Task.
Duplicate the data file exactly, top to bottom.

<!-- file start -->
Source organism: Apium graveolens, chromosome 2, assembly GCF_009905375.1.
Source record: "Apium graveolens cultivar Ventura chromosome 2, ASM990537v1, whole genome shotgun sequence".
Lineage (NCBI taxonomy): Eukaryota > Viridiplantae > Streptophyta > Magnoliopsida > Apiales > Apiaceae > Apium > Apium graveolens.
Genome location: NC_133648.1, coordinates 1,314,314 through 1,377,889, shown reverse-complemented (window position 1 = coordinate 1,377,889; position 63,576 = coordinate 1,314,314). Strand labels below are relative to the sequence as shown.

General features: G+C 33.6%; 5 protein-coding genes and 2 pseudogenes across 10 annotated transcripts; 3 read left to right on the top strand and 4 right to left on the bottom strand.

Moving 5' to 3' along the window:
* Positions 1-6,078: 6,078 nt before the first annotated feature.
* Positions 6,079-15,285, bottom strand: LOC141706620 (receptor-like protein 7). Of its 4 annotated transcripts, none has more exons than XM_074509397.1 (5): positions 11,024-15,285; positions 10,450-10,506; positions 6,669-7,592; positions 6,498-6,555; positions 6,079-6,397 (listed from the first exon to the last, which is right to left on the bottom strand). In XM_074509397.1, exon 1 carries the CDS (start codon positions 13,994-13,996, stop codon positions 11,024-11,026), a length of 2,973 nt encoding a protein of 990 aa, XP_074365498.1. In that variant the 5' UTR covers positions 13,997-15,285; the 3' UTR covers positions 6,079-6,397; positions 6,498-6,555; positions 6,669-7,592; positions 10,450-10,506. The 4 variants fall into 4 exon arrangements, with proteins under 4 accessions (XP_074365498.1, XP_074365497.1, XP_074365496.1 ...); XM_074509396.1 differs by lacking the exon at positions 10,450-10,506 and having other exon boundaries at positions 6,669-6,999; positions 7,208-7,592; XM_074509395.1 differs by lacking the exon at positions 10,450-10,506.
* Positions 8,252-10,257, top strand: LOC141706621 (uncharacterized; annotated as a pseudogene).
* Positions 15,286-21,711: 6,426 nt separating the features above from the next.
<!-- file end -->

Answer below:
Source organism: Apium graveolens, chromosome 2, assembly GCF_009905375.1.
Source record: "Apium graveolens cultivar Ventura chromosome 2, ASM990537v1, whole genome shotgun sequence".
Lineage (NCBI taxonomy): Eukaryota > Viridiplantae > Streptophyta > Magnoliopsida > Apiales > Apiaceae > Apium > Apium graveolens.
Genome location: NC_133648.1, coordinates 1,314,314 through 1,377,889, shown reverse-complemented (window position 1 = coordinate 1,377,889; position 63,576 = coordinate 1,314,314). Strand labels below are relative to the sequence as shown.

General features: G+C 33.6%; 5 protein-coding genes and 2 pseudogenes across 10 annotated transcripts; 3 read left to right on the top strand and 4 right to left on the bottom strand.

Moving 5' to 3' along the window:
* Positions 1-6,078: 6,078 nt before the first annotated feature.
* Positions 6,079-15,285, bottom strand: LOC141706620 (receptor-like protein 7). Of its 4 annotated transcripts, none has more exons than XM_074509397.1 (5): positions 11,024-15,285; positions 10,450-10,506; positions 6,669-7,592; positions 6,498-6,555; positions 6,079-6,397 (listed from the first exon to the last, which is right to left on the bottom strand). In XM_074509397.1, exon 1 carries the CDS (start codon positions 13,994-13,996, stop codon positions 11,024-11,026), a length of 2,973 nt encoding a protein of 990 aa, XP_074365498.1. In that variant the 5' UTR covers positions 13,997-15,285; the 3' UTR covers positions 6,079-6,397; positions 6,498-6,555; positions 6,669-7,592; positions 10,450-10,506. The 4 variants fall into 4 exon arrangements, with proteins under 4 accessions (XP_074365498.1, XP_074365497.1, XP_074365496.1 ...); XM_074509396.1 differs by lacking the exon at positions 10,450-10,506 and having other exon boundaries at positions 6,669-6,999; positions 7,208-7,592; XM_074509395.1 differs by lacking the exon at positions 10,450-10,506.
* Positions 8,252-10,257, top strand: LOC141706621 (uncharacterized; annotated as a pseudogene).
* Positions 15,286-21,711: 6,426 nt separating the features above from the next.